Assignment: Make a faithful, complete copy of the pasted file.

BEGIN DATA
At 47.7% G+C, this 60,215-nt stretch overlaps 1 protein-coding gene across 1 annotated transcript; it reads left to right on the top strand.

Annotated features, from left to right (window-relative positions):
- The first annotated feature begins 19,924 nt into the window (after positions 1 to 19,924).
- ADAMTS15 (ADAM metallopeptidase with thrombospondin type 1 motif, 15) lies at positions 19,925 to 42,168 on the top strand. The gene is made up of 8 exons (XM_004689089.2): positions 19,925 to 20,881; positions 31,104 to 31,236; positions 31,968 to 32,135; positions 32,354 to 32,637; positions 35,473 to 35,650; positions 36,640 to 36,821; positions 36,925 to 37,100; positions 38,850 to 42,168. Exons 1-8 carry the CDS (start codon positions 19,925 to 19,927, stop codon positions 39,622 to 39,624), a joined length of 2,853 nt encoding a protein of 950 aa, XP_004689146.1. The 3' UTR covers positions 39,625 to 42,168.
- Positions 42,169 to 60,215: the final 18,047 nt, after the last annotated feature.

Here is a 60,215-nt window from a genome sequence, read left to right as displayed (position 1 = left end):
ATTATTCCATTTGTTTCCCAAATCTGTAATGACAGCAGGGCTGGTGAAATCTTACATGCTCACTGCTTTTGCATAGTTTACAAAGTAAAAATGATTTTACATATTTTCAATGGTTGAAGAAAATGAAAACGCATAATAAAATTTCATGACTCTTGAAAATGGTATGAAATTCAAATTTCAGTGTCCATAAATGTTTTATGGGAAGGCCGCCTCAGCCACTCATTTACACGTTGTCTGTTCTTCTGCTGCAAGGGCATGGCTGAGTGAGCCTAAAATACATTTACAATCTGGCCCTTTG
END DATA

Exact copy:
At 47.7% G+C, this 60,215-nt stretch overlaps 1 protein-coding gene across 1 annotated transcript; it reads left to right on the top strand.

Annotated features, from left to right (window-relative positions):
- The first annotated feature begins 19,924 nt into the window (after positions 1 to 19,924).
- ADAMTS15 (ADAM metallopeptidase with thrombospondin type 1 motif, 15) lies at positions 19,925 to 42,168 on the top strand. The gene is made up of 8 exons (XM_004689089.2): positions 19,925 to 20,881; positions 31,104 to 31,236; positions 31,968 to 32,135; positions 32,354 to 32,637; positions 35,473 to 35,650; positions 36,640 to 36,821; positions 36,925 to 37,100; positions 38,850 to 42,168. Exons 1-8 carry the CDS (start codon positions 19,925 to 19,927, stop codon positions 39,622 to 39,624), a joined length of 2,853 nt encoding a protein of 950 aa, XP_004689146.1. The 3' UTR covers positions 39,625 to 42,168.
- Positions 42,169 to 60,215: the final 18,047 nt, after the last annotated feature.

Here is a 60,215-nt window from a genome sequence, read left to right as displayed (position 1 = left end):
ATTATTCCATTTGTTTCCCAAATCTGTAATGACAGCAGGGCTGGTGAAATCTTACATGCTCACTGCTTTTGCATAGTTTACAAAGTAAAAATGATTTTACATATTTTCAATGGTTGAAGAAAATGAAAACGCATAATAAAATTTCATGACTCTTGAAAATGGTATGAAATTCAAATTTCAGTGTCCATAAATGTTTTATGGGAAGGCCGCCTCAGCCACTCATTTACACGTTGTCTGTTCTTCTGCTGCAAGGGCATGGCTGAGTGAGCCTAAAATACATTTACAATCTGGCCCTTTG